Isoelectric Precipitation

Plots of Isoelectric precipitation, courtesy of Dr. Hunter. The continuous lines indicate the solubility of the proteins in solution, and the dotted lines indicate the proteins' net charges. As can be seen, when the pH is equal to the pI of the proteins, their net charge is zero, and their solubility is lowest.

At its isoelectric pH, called the pI, a macromolecule possesses no net charge and thus no like-charge repulsion occurs between solutes. This results in weaker interactions with water molecules and makes the macromolecule more hydrophobic, increasing its affinity for combining with other solutes, and thus allowing for precipitation. Isoelectric precipitation is the process by which the pH of the solution is manipulated to reach the solute's pI to achieve this effect.

Alcohol Precipitation & Other Changes in Solvent

The addition of a nonpolar solvent like ethanol to a solution typically decreases solubility of highly charged solutes, and is commonly used in nucleic acid precipitation. The nonpolar alcohols compete with water for association with the dissolved solute and destabilize the hydration layer, increasing the solute’s ability to form hydrophobic interactions with other solutes, and decreasing its solubility as a result.

Flocculation

Flocculation is a process by which particles of an insoluble, dispersed (but not dissolved), and colloidal substance join together to form flaky aggregations called flocs. Typically, most biological particles suspended in a solution possess a negative charge[2]. This creates repulsion between the particles, which is counteracted by a mutual attraction due to van der Waals forces. Although at short range the van der Waals forces are much more powerful, they decay rapidly with distance and as a result, inter-particle repulsive forces – which act a greater range – typically prevent particles from achieving this required approach distance.

Flocculation is achieved by minimizing the contribution of repulsive forces in order to maximize the effect of the van der Waals force, to an extent that allows the particles to move sufficiently close to permit the van der Waals force to drive particle aggregation. The most common process to produce this effect is to increase the ionic strength of the solution by dissolving a salt, whose charged ions interfere with inter-solute repulsion.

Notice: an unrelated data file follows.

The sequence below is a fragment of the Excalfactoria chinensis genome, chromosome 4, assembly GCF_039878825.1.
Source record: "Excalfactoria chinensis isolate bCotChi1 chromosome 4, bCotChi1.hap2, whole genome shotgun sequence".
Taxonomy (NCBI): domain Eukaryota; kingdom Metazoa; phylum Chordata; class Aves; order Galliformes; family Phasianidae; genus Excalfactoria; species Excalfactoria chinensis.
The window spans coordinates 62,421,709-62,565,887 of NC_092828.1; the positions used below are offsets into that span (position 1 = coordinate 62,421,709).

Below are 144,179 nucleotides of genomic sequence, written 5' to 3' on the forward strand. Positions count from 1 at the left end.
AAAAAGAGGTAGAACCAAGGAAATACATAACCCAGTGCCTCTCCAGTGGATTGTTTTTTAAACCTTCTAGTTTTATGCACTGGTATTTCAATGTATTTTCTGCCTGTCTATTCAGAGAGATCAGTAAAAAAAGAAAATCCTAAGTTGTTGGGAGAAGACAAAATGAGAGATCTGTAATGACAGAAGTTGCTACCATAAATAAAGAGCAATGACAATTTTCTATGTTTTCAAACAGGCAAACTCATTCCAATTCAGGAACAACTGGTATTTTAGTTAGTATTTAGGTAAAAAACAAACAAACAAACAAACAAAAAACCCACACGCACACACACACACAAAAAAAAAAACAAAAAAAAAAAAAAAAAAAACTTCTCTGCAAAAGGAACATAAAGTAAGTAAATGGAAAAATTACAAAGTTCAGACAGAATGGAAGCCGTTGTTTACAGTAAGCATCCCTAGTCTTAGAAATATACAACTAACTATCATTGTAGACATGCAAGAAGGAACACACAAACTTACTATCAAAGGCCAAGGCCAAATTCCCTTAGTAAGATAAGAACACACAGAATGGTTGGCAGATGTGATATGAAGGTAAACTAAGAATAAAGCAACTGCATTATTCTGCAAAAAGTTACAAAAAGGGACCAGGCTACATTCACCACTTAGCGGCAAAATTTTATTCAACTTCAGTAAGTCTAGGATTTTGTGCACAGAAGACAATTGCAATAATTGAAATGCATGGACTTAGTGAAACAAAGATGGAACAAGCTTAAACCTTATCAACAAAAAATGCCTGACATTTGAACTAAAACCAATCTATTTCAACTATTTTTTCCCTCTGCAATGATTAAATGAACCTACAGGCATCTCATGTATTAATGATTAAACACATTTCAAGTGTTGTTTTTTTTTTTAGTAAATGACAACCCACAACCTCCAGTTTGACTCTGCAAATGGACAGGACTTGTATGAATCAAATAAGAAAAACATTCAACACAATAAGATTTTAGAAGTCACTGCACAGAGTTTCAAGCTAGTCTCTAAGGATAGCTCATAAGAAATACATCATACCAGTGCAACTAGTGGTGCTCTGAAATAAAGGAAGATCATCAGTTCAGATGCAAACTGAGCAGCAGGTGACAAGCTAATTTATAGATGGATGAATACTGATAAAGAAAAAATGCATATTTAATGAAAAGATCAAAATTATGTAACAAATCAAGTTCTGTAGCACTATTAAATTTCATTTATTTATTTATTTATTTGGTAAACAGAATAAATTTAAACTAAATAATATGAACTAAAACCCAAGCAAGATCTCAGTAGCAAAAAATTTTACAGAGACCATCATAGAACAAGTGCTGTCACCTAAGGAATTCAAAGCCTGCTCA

Precipitate Formation

When the concentration of a solute is greater than its equilibrium solubility, it is termed supersaturated. The process of precipitation begins in a supersaturated solution first by nucleation, in which ultramicroscopic clusters of particles are generated. Following nucleation, diffusion-limited growth of the particles occurs until the particles reach a diameter limited by the shear field of the fluid. The rate at which particles aggregate may be described by the following rate equation [3]:

where is the number of the ultramicroscopic clusters initially created by nucleation, is the diffusivity, and is the diameter of the particles. Integrating the equation gives [3]:

where is the initial number of particles. After reaching their critical size, the clusters undergo a flocculation process in which their continued growth is governed by fluid motion, which causes them to collide and stick together. This growth is described by the equation [3]:

where is the fraction of collisions that result in permanent aggregates, is the number of particles, is time elapsed, is the diameter of the particles, and is the shear rate. The flocs reach a stable size after a period called the “aging” time elapses.

References

[1] Morr C.V. et al. "A Collaborative Study to Develop a Standardized Food Protein Solubility Procedure." Journal of Food Science, 25 AUG 2006 DOI: 10.1111/j.1365-2621.1985.tb10572.x.

[2] Wessel D. et al. "A method for the quantitative recovery of protein in dilute solution in the presence of detergents and lipids." Methods in Enzymology, Volume 114, 1985, Pages 49-77.

[3] Harrison R.G., Todd P., Rudge S.R., Petrides, D.P. "Bioseparations Science and Engineering." Oxford University Press, New York, 2003. ISBN: 978-0-19-512340-1.